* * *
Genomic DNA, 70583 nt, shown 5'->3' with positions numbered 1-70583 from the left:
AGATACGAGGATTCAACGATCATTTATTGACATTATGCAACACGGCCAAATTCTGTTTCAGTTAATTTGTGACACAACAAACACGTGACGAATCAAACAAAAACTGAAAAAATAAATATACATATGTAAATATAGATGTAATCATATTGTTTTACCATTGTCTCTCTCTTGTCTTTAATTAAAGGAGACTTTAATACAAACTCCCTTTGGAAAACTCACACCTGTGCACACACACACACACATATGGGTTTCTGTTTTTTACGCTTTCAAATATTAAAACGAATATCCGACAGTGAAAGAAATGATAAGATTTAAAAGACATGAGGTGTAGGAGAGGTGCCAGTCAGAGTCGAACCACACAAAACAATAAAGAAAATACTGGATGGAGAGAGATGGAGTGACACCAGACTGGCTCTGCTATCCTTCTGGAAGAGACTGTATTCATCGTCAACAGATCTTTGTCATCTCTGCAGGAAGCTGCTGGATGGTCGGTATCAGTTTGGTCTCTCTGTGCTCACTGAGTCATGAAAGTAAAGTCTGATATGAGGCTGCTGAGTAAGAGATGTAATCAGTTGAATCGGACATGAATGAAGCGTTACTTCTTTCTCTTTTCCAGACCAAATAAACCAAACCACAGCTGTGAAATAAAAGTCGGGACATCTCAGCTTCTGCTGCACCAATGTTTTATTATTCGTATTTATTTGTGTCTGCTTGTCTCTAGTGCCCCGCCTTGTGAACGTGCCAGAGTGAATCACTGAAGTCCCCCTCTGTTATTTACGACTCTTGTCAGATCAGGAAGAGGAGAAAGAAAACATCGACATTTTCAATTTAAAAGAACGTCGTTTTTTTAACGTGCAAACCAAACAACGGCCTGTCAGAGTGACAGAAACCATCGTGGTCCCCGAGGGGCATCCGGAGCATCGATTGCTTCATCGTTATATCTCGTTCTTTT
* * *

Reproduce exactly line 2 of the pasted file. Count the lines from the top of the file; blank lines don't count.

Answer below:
AGATACGAGGATTCAACGATCATTTATTGACATTATGCAACACGGCCAAATTCTGTTTCAGTTAATTTGTGACACAACAAACACGTGACGAATCAAACAAAAACTGAAAAAATAAATATACATATGTAAATATAGATGTAATCATATTGTTTTACCATTGTCTCTCTCTTGTCTTTAATTAAAGGAGACTTTAATACAAACTCCCTTTGGAAAACTCACACCTGTGCACACACACACACACATATGGGTTTCTGTTTTTTACGCTTTCAAATATTAAAACGAATATCCGACAGTGAAAGAAATGATAAGATTTAAAAGACATGAGGTGTAGGAGAGGTGCCAGTCAGAGTCGAACCACACAAAACAATAAAGAAAATACTGGATGGAGAGAGATGGAGTGACACCAGACTGGCTCTGCTATCCTTCTGGAAGAGACTGTATTCATCGTCAACAGATCTTTGTCATCTCTGCAGGAAGCTGCTGGATGGTCGGTATCAGTTTGGTCTCTCTGTGCTCACTGAGTCATGAAAGTAAAGTCTGATATGAGGCTGCTGAGTAAGAGATGTAATCAGTTGAATCGGACATGAATGAAGCGTTACTTCTTTCTCTTTTCCAGACCAAATAAACCAAACCACAGCTGTGAAATAAAAGTCGGGACATCTCAGCTTCTGCTGCACCAATGTTTTATTATTCGTATTTATTTGTGTCTGCTTGTCTCTAGTGCCCCGCCTTGTGAACGTGCCAGAGTGAATCACTGAAGTCCCCCTCTGTTATTTACGACTCTTGTCAGATCAGGAAGAGGAGAAAGAAAACATCGACATTTTCAATTTAAAAGAACGTCGTTTTTTTAACGTGCAAACCAAACAACGGCCTGTCAGAGTGACAGAAACCATCGTGGTCCCCGAGGGGCATCCGGAGCATCGATTGCTTCATCGTTATATCTCGTTCTTTT